Early the next afternoon, as the division continued its slow move toward Mosalsk over the unpaved roads, Stumme arrived at Fischer’s location and directed him to turn north at Mosalsk to reach the road running from Roslavl through Juchnov to Moscow. Fischer agreed and requested permission to move one of the Kampfgruppen as quickly as possible to Juchnov, on the Ugra River, to set up a bridgehead to fight off flank attacks as the division turned north to seize Vyasma. A short time later the 10th Panzer Division broke into the deep rear area of the Soviet forces. As the Germans overtook Soviet horse-drawn and motorized columns, the Soviets surrendered without offering resistance.
For the first time in the campaign, the 10th Panzer Division directed prisoners rearward without escort. Fischer, in the lead of the northern battle group, moved into Mosalsk at 4:30 p.m. Observing the clean breakthrough that the battle group had achieved, he ordered the advance to again continue through the night, this time to reach the RoslavlJuchnovMoscow road, 25 kilometers southwest of Juchnov.
As the battle group moved north on October 4 with Fischer accompanying the column, 12 Russian trucks suddenly drove into the column immediately in front of Fischer’s vehicle. The 10th Panzer Division’s war diary notes briefly that all of the staff officers engaged in the ensuing firefight and that 30 Soviet prisoners were taken.
About two hours later, Fischer moved onto the road junction 25 kilometers southwest of Juchnov. Around 8:30 p.m., corps headquarters ordered the 10th Panzer Division to advance eastward toward Juchnov and seize both the city and the bridge over the Ugra River. In an impressive display of initiative, Fischer had already ordered part of the left battle group to continue to advance and take the town.
The right battle group, which had been lost by division headquarters, reported by radio at 1:50 a.m. on October 5 that its advance element stood only three kilometers southeast of Juchnov. On the initiative of its commander, this powerful battle group had continued to march through the night toward an objective vital to the encirclement of the Soviet forces.
In the midst of this confusing situation–in which the two battle groups lay spread out over approximately 100 kilometers of unpaved roads, generally bordered by soft ground–Fischer asked corps headquarters if he should continue to thrust toward Vyasma or if a thrust to Gzhatsk (now the city of Gagarin, 65 kilometers northeast of Vyasma and a mere 150 kilometers from Moscow) would be better. At 3 a.m., corps headquarters answered that the 10th Panzer Division was to advance west of the Ugra and take Vyasma.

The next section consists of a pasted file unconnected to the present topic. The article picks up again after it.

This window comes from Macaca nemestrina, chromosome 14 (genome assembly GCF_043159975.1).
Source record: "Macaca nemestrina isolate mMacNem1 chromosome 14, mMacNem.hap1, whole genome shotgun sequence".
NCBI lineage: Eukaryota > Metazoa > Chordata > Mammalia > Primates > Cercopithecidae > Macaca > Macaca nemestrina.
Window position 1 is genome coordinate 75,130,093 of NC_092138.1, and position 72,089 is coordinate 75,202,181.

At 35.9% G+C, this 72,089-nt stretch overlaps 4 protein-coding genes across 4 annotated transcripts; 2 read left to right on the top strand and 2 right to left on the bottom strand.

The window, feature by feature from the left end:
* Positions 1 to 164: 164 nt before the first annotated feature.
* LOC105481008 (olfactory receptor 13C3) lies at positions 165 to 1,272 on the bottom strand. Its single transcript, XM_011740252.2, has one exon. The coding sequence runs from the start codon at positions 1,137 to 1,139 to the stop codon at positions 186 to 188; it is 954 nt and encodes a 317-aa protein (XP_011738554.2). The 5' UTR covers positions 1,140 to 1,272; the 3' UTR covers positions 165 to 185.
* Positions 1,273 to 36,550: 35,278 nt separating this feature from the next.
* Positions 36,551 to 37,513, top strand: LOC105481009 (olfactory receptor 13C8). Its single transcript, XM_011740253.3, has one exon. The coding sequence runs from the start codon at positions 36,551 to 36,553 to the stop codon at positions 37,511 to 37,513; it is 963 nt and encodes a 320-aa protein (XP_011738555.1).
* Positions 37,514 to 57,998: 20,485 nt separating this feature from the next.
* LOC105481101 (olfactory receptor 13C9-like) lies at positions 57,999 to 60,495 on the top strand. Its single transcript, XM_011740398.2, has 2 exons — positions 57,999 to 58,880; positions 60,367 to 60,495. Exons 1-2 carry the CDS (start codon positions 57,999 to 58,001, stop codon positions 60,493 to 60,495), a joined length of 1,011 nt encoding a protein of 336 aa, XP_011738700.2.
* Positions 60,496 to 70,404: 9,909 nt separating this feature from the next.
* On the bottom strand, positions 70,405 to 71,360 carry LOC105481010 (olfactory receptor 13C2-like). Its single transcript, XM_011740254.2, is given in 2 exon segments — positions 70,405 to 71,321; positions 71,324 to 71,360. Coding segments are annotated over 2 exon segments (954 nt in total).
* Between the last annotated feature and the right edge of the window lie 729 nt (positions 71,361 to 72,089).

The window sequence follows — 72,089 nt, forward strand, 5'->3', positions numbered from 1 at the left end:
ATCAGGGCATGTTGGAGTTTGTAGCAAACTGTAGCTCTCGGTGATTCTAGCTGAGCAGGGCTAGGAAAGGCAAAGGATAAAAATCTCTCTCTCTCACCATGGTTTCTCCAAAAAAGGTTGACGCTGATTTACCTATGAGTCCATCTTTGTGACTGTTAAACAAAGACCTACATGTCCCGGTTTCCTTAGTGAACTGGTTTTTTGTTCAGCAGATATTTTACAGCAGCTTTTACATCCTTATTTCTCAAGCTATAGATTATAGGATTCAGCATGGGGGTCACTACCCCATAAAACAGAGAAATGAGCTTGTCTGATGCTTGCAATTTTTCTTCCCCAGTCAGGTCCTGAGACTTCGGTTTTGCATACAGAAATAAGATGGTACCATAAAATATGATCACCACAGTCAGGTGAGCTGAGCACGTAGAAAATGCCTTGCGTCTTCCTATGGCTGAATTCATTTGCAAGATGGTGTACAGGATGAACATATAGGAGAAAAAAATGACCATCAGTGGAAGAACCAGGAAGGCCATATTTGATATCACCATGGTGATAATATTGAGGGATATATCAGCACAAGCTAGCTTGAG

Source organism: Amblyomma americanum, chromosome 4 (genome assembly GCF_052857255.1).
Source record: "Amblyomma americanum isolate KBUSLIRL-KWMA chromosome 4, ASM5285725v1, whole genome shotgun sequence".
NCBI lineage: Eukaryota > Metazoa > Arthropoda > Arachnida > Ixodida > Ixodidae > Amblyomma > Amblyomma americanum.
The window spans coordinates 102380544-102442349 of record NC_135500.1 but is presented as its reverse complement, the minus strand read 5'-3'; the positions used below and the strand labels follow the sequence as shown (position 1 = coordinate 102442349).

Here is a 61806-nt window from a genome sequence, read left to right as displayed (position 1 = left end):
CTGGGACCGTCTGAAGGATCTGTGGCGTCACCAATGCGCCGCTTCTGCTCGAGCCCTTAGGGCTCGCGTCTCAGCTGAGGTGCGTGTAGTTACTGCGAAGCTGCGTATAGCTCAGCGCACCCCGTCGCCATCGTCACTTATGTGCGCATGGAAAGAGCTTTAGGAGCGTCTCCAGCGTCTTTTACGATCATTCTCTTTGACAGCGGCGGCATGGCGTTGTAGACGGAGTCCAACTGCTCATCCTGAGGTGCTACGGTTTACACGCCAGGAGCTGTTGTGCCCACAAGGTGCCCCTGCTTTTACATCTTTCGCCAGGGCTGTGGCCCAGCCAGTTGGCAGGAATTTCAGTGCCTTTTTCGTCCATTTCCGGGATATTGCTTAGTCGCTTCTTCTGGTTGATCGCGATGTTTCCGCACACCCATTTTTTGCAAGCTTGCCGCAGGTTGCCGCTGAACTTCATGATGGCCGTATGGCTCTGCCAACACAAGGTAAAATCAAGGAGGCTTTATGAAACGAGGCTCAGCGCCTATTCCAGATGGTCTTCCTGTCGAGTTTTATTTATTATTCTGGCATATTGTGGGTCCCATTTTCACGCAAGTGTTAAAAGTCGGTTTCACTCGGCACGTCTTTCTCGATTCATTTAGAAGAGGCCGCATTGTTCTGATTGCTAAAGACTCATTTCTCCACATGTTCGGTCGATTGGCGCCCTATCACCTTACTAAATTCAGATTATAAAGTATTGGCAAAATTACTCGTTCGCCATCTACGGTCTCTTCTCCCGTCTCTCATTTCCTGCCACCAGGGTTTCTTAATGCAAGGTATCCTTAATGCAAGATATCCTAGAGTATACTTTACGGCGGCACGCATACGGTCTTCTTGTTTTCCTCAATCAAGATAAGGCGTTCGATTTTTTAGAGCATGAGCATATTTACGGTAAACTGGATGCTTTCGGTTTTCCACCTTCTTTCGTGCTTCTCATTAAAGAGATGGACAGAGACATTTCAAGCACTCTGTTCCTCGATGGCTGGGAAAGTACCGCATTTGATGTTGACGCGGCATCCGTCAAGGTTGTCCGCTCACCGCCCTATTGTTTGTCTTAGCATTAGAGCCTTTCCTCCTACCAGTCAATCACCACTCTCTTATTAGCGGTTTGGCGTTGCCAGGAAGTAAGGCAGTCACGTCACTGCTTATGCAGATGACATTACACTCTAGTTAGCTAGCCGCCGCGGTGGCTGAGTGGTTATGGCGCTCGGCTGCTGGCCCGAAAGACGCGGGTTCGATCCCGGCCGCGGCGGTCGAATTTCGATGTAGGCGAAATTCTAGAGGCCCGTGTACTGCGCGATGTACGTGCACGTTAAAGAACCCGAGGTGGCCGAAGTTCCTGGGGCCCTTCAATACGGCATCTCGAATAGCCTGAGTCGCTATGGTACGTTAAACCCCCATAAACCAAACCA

The drive continued at an unbelievable pace. At 5 a.m. on October 5, Fischer ordered the left battle group to advance into the area 12 kilometers northeast of Vyasma. Fuel remained in short supply; the division was now only three days into its drive, but it had traveled 175 kilometers from its original position on the west bank of the Desna River. The battle group did not have enough fuel for both tank battalions, so the commander ordered one battalion to refuel and lead the battle group north toward Vyasma. He directed the other battalion to wait for the struggling fuel columns, fill up, then catch up to the advancing battle group. As it turned out, a few German fuel trucks were not far behind, and by 6:15 the remaining battalion was refueled and had linked up with the rear of the battle group. The commander of the Kampfgruppe then estimated that he had enough fuel to advance 60 kilometers.
The other large battle group, which was comprised largely of motorized infantry, was assigned to hold Juchnov, develop a bridgehead over the Ugra and cover the right rear of the division in its advance toward Vyasma. When the closely following SS Division Das Reich reached Juchnov, the battle group was to move forward to reinforce the 10th Panzer Division’s northward drive.
As the leading Kampfgruppe moved north on the road from Juchnov to Vyasma, it encountered more difficult road conditions and came under Soviet air attack. The leading panzer battalion had been refueled in the morning, but there had been only enough fuel to fill the tanks halfway. Near Slobodka, the tanks ran out of gasoline. At 12:30 p.m., just after the tanks had run dry, the division operations echelon, which had been moving near the lead of the division, arrived on the scene. To maintain the tempo of the advance, Fischer ordered the battle group’s motorized infantry to continue the march past the immobilized tanks and lead the advance. He expected only weak enemy resistance, so tanks were not required in the lead.